Then, I just had fun. I shot 3 more 8-shot groups and adjusted the scope to bring the shots closer to the aim point. I shot another 0.796-inch group and the rest of the groups hovered just under or just over one inch. I found shooting off the bipod legs was easy if I pushed forward on the rifle to tension the legs. I also used the micro adjustments in one leg to perfectly level the rifle on the table. After that it was like shooting in a gallery. I couldn’t miss!

Benjamin Marauder synthetic stock group 3
This group was shot after the rifle was filled. The impact point is in the same place as the group before and measures 0.796-inches between centers. It is the second smallest group fired.

I may return to this Marauder again, just to see how fast it’s shooting. And there is a chance I will try it at 100 yards. I haven’t decided on that yet.

Bottom line

We have now looked at this Gen II .25 caliber Marauder 7 times. We have tested it straight out of the box, adjusted the velocity, adjusted the fill pressure and adjusted the trigger. We have used both the stock it comes with, and a very fancy setup from RAI. We have adjusted both the rifle and the accessories to the point where they gave the best performance, and as you have seen, the accuracy is pretty fine!

I wondered whether a .25-caliber pellet rifle could ever be as accurate as a .22 at 50 yards and this Marauder has shown that with the right pellet, it can. So I will keep it in my inventory for those times when I need a quarter-inch pellet.

The test is not over but the results are in. The Gen. II Benjamin Marauder in .25 caliber is an accurate air rifle that’s also very affordable. Put it on your short list.

48 thoughts on “Generation 2 .25 caliber Benjamin Marauder: Part 7





    • Rco1234
      I’m with you on the 100 and the 200 yard shot.

      But I’m thinking on the 200 yard shot you would have to lay a target flat on the ground because the gun would be pointed so high up that the pellet would be like dropping a bomb on the target. I bet that pellet would be almost comming straight down at that distance.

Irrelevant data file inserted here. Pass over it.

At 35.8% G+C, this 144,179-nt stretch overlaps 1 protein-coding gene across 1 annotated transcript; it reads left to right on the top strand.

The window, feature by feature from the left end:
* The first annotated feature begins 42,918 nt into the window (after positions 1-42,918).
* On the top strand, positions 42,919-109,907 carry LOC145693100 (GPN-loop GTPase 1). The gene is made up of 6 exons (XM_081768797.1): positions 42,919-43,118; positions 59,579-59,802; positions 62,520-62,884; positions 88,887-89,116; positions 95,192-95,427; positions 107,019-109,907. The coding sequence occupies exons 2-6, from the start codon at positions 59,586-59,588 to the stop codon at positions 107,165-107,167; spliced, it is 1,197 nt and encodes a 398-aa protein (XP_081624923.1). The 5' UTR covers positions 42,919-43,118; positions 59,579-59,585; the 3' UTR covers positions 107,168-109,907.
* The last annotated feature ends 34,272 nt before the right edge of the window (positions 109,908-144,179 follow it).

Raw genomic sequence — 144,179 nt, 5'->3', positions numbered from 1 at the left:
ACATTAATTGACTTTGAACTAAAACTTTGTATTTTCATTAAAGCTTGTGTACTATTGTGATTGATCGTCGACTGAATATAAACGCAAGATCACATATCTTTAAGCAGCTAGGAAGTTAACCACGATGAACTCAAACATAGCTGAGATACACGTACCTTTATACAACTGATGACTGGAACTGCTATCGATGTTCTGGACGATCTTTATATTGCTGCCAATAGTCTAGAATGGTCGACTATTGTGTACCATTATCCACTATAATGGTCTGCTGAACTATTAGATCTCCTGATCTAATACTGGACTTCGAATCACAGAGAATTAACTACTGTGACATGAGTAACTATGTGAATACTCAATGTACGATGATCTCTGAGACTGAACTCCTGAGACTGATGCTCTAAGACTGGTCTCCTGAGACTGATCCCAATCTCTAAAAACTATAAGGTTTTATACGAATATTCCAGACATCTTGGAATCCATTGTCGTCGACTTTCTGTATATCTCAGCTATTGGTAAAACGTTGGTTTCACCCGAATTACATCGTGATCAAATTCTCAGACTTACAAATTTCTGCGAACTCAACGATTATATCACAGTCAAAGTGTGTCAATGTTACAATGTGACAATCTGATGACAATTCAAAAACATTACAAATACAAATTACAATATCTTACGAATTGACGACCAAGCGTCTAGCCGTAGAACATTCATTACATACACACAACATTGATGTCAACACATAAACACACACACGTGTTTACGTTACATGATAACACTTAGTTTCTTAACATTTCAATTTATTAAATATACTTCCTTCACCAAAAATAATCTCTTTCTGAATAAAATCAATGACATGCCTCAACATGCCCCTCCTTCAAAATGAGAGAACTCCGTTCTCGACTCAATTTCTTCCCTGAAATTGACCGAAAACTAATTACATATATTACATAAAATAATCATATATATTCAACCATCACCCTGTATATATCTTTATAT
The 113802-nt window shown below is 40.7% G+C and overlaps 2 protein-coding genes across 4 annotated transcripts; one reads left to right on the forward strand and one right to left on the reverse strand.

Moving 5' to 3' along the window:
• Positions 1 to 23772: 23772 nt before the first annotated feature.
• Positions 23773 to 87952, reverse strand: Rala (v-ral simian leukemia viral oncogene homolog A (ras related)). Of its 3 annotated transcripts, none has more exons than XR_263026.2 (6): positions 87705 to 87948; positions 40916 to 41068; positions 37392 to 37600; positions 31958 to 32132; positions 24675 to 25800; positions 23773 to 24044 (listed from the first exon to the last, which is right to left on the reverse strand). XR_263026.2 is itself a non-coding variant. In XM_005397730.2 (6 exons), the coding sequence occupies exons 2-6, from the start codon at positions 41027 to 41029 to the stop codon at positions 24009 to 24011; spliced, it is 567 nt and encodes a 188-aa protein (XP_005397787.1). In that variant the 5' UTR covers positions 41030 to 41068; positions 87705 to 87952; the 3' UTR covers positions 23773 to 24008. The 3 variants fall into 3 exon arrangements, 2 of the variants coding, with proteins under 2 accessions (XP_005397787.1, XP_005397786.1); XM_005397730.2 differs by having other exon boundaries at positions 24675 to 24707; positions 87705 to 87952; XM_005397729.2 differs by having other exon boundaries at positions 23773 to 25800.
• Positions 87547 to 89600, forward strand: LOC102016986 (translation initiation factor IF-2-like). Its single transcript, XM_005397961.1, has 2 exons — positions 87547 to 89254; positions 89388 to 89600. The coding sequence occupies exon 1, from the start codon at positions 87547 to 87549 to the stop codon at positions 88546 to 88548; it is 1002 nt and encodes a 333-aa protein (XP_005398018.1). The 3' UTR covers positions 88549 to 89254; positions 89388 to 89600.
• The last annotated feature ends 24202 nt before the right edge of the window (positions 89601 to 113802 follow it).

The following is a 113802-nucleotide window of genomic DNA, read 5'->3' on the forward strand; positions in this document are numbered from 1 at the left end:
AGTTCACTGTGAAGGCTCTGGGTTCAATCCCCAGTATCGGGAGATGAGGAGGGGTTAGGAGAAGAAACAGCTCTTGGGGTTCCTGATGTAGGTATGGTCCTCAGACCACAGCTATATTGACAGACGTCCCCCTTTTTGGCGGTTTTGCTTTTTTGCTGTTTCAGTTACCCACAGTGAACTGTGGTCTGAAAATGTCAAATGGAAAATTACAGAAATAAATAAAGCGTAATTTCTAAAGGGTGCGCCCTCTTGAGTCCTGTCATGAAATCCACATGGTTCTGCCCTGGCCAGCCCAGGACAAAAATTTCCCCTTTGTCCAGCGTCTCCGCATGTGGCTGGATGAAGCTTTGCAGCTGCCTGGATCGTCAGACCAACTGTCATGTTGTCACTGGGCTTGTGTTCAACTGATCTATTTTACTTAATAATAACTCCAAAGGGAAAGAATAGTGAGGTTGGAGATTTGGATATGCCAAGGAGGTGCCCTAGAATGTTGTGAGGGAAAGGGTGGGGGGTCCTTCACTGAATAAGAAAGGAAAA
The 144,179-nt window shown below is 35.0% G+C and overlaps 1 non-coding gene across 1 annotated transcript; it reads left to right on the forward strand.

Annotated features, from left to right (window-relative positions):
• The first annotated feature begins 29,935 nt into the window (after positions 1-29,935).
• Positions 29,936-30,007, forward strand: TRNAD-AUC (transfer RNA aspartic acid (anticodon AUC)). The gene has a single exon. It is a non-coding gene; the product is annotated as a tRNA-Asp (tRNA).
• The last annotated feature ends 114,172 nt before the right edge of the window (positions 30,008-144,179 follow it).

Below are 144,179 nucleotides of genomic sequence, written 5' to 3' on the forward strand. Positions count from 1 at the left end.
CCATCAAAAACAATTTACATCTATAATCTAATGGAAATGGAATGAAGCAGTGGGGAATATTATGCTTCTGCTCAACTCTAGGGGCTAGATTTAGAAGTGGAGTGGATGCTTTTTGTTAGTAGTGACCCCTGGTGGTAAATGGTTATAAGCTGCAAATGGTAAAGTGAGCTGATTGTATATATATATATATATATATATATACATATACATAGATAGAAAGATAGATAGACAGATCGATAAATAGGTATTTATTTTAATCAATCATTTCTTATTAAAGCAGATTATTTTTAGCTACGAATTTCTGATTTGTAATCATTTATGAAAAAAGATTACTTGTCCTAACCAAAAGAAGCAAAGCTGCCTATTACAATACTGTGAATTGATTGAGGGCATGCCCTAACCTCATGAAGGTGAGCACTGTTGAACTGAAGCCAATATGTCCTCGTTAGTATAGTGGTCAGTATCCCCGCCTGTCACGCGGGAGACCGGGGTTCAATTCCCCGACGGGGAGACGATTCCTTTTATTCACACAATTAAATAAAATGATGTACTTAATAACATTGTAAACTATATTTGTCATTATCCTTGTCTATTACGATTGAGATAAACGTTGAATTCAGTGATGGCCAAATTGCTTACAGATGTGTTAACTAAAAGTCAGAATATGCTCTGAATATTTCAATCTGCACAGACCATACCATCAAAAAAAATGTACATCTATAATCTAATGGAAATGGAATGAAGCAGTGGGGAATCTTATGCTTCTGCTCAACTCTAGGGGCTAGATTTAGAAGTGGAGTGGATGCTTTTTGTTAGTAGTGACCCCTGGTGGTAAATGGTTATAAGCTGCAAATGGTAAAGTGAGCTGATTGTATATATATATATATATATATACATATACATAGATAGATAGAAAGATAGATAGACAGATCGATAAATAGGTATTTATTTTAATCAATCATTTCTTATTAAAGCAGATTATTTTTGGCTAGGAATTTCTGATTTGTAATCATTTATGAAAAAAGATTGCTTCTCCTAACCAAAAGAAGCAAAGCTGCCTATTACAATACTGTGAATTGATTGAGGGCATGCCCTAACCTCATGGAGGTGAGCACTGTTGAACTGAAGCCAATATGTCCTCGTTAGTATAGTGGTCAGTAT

And you would need a nice dry dusty feild to lay the target on so you could see where the pellet hit to adjust your hold.

      But you know what. It would be fun trying. And I guess I’m exagerating the pellets trajectory. But maybe not.


  1. Thank you to all who responded to my inquiry regarding current market price if the HW77. Yes it is a rarity to see a good springer here in contrast with the Hatsans, Webley and Gamo brands. Now I have a starting point for negotiations. Just have to try it first before making my pitch. Who knows it might not be as satisfactory as I believe it to be.

    Good to see that the Marauder did not disappoint at the 50 yard mark and as you have remarked many times adjustments are there for the owner to tune the gun for maximum potential, once you reach that forget about making further adjustments.

    A Beeman R1 turned up at the shop of a gunsmith friend of mine (unfortunately not for sale) and it appears somebody had played around with the trigger adjustments to the point that it would not cock consistently. If it does cock it would not release when the trigger was pulled. Does anybody have an idea how we can adjust the trigger properly for it to function?

    Thanks in advance!

    Siraniko



    • Siranko,

      I can not help with R-1 trigger adjustments, but I can relate my experience with a TX 200 and having trouble with it latching all the way. About 1000 shots in, I was really having to “drive home” the last click on the underlever. Too slow and it would be a hit and miss affair. I tore it down for it’s first tune and just poked in some moly as best I could in the latch area of the trigger housing. I did (not) tear the trigger housing down.

      It worked great and 3000 shots further, no problem. So, don’t overlook that area while you are sorting out the rest of the problem.


    • Siraniko,

      Somebody has messed with screw 52b. That is the sear engagement screw.

      Look at what Vince callse the engagement adjustment screw here:

      /blog/2009/1/for-the-rekord-part-1/

      And here:

      /blog/2008/11/hw55-tyrolean-part-6-adjusting-the-trigger/

      B.B.


    • siraniko,
      I dont want to spoil the show, but DO consider the walther lgv!
      I have and had weihrauch rifles. I had 3 hw97k rifles, as you will know its the sameaction as the 77.
      The hw97k cannot touch the walther lgv in terms of accuracy and smooth shotcycle.
      The hw97k needs tuning. It surly needs an other spring.
      If you want a weihrauch, then go for the hw80\r1.



  2. And no pellet holes that have a sideways tear on the paper.

    Do a 100 yard test just for the heck of it. I would like to see if you Marauder does like the AirArms TDR did at that distance.





        • Reb
          My .25 Mrod is by far my all purpose air gun.

          It can dispatch almost any pest I want and even bigger ones if I watch what distance I’m shooting at.